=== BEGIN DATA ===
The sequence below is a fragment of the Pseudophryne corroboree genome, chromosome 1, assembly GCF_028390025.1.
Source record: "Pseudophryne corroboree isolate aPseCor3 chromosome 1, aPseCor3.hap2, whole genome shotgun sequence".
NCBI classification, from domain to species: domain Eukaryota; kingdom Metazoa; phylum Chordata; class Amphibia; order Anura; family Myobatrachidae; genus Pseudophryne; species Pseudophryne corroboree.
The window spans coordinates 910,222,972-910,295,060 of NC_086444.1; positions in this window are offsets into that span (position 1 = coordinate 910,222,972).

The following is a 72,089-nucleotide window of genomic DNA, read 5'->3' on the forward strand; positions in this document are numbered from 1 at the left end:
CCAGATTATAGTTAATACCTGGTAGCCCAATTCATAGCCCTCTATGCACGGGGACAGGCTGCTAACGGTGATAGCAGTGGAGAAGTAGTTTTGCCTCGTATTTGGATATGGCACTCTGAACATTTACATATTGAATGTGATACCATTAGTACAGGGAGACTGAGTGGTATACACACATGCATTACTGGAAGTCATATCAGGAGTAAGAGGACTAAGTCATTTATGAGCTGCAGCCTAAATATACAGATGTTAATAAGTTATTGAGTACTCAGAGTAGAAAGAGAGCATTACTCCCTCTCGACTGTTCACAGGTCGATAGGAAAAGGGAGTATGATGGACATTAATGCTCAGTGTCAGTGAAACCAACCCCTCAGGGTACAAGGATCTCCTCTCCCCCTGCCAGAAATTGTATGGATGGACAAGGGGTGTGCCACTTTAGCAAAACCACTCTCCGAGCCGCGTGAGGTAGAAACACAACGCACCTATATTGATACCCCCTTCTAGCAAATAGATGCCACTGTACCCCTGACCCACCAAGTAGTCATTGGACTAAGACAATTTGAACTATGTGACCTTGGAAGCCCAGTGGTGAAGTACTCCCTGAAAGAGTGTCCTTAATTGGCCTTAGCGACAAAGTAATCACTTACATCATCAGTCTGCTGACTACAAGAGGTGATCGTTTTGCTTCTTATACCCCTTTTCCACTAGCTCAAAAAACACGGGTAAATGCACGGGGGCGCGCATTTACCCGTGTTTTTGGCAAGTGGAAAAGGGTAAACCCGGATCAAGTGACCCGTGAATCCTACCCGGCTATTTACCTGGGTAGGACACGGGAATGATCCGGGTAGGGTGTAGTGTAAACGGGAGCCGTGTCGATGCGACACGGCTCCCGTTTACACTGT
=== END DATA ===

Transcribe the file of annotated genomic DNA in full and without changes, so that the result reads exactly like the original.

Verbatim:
The sequence below is a fragment of the Pseudophryne corroboree genome, chromosome 1, assembly GCF_028390025.1.
Source record: "Pseudophryne corroboree isolate aPseCor3 chromosome 1, aPseCor3.hap2, whole genome shotgun sequence".
NCBI classification, from domain to species: domain Eukaryota; kingdom Metazoa; phylum Chordata; class Amphibia; order Anura; family Myobatrachidae; genus Pseudophryne; species Pseudophryne corroboree.
The window spans coordinates 910,222,972-910,295,060 of NC_086444.1; positions in this window are offsets into that span (position 1 = coordinate 910,222,972).

The following is a 72,089-nucleotide window of genomic DNA, read 5'->3' on the forward strand; positions in this document are numbered from 1 at the left end:
CCAGATTATAGTTAATACCTGGTAGCCCAATTCATAGCCCTCTATGCACGGGGACAGGCTGCTAACGGTGATAGCAGTGGAGAAGTAGTTTTGCCTCGTATTTGGATATGGCACTCTGAACATTTACATATTGAATGTGATACCATTAGTACAGGGAGACTGAGTGGTATACACACATGCATTACTGGAAGTCATATCAGGAGTAAGAGGACTAAGTCATTTATGAGCTGCAGCCTAAATATACAGATGTTAATAAGTTATTGAGTACTCAGAGTAGAAAGAGAGCATTACTCCCTCTCGACTGTTCACAGGTCGATAGGAAAAGGGAGTATGATGGACATTAATGCTCAGTGTCAGTGAAACCAACCCCTCAGGGTACAAGGATCTCCTCTCCCCCTGCCAGAAATTGTATGGATGGACAAGGGGTGTGCCACTTTAGCAAAACCACTCTCCGAGCCGCGTGAGGTAGAAACACAACGCACCTATATTGATACCCCCTTCTAGCAAATAGATGCCACTGTACCCCTGACCCACCAAGTAGTCATTGGACTAAGACAATTTGAACTATGTGACCTTGGAAGCCCAGTGGTGAAGTACTCCCTGAAAGAGTGTCCTTAATTGGCCTTAGCGACAAAGTAATCACTTACATCATCAGTCTGCTGACTACAAGAGGTGATCGTTTTGCTTCTTATACCCCTTTTCCACTAGCTCAAAAAACACGGGTAAATGCACGGGGGCGCGCATTTACCCGTGTTTTTGGCAAGTGGAAAAGGGTAAACCCGGATCAAGTGACCCGTGAATCCTACCCGGCTATTTACCTGGGTAGGACACGGGAATGATCCGGGTAGGGTGTAGTGTAAACGGGAGCCGTGTCGATGCGACACGGCTCCCGTTTACACTGT